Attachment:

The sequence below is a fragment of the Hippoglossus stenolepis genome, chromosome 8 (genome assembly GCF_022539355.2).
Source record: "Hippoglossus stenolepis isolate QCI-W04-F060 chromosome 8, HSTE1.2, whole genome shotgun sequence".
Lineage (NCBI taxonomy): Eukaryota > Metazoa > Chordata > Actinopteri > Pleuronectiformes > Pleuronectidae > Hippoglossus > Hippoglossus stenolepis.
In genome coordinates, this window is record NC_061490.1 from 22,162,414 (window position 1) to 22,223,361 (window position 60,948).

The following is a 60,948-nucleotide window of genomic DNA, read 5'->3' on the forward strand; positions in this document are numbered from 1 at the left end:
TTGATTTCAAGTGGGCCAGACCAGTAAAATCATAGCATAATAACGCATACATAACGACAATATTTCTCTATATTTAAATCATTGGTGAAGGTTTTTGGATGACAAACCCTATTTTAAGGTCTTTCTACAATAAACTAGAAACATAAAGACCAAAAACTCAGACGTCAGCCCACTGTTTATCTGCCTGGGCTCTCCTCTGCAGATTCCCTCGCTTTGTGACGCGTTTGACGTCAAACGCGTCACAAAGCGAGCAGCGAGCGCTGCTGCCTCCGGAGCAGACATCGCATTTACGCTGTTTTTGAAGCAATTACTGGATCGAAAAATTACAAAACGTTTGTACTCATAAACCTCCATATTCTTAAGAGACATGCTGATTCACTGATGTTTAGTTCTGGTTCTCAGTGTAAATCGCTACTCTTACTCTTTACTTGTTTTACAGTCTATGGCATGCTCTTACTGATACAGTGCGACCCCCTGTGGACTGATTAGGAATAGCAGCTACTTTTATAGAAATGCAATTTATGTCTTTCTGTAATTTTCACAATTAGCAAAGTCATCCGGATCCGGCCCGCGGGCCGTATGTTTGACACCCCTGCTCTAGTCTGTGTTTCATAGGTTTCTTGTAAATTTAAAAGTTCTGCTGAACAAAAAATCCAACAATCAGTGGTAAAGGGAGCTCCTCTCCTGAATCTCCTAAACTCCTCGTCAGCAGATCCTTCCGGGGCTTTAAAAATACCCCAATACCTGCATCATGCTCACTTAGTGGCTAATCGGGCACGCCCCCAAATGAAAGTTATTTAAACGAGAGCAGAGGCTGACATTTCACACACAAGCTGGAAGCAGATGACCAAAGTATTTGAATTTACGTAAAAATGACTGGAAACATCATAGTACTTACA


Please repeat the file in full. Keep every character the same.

The sequence below is a fragment of the Hippoglossus stenolepis genome, chromosome 8 (genome assembly GCF_022539355.2).
Source record: "Hippoglossus stenolepis isolate QCI-W04-F060 chromosome 8, HSTE1.2, whole genome shotgun sequence".
Lineage (NCBI taxonomy): Eukaryota > Metazoa > Chordata > Actinopteri > Pleuronectiformes > Pleuronectidae > Hippoglossus > Hippoglossus stenolepis.
In genome coordinates, this window is record NC_061490.1 from 22,162,414 (window position 1) to 22,223,361 (window position 60,948).

The following is a 60,948-nucleotide window of genomic DNA, read 5'->3' on the forward strand; positions in this document are numbered from 1 at the left end:
TTGATTTCAAGTGGGCCAGACCAGTAAAATCATAGCATAATAACGCATACATAACGACAATATTTCTCTATATTTAAATCATTGGTGAAGGTTTTTGGATGACAAACCCTATTTTAAGGTCTTTCTACAATAAACTAGAAACATAAAGACCAAAAACTCAGACGTCAGCCCACTGTTTATCTGCCTGGGCTCTCCTCTGCAGATTCCCTCGCTTTGTGACGCGTTTGACGTCAAACGCGTCACAAAGCGAGCAGCGAGCGCTGCTGCCTCCGGAGCAGACATCGCATTTACGCTGTTTTTGAAGCAATTACTGGATCGAAAAATTACAAAACGTTTGTACTCATAAACCTCCATATTCTTAAGAGACATGCTGATTCACTGATGTTTAGTTCTGGTTCTCAGTGTAAATCGCTACTCTTACTCTTTACTTGTTTTACAGTCTATGGCATGCTCTTACTGATACAGTGCGACCCCCTGTGGACTGATTAGGAATAGCAGCTACTTTTATAGAAATGCAATTTATGTCTTTCTGTAATTTTCACAATTAGCAAAGTCATCCGGATCCGGCCCGCGGGCCGTATGTTTGACACCCCTGCTCTAGTCTGTGTTTCATAGGTTTCTTGTAAATTTAAAAGTTCTGCTGAACAAAAAATCCAACAATCAGTGGTAAAGGGAGCTCCTCTCCTGAATCTCCTAAACTCCTCGTCAGCAGATCCTTCCGGGGCTTTAAAAATACCCCAATACCTGCATCATGCTCACTTAGTGGCTAATCGGGCACGCCCCCAAATGAAAGTTATTTAAACGAGAGCAGAGGCTGACATTTCACACACAAGCTGGAAGCAGATGACCAAAGTATTTGAATTTACGTAAAAATGACTGGAAACATCATAGTACTTACA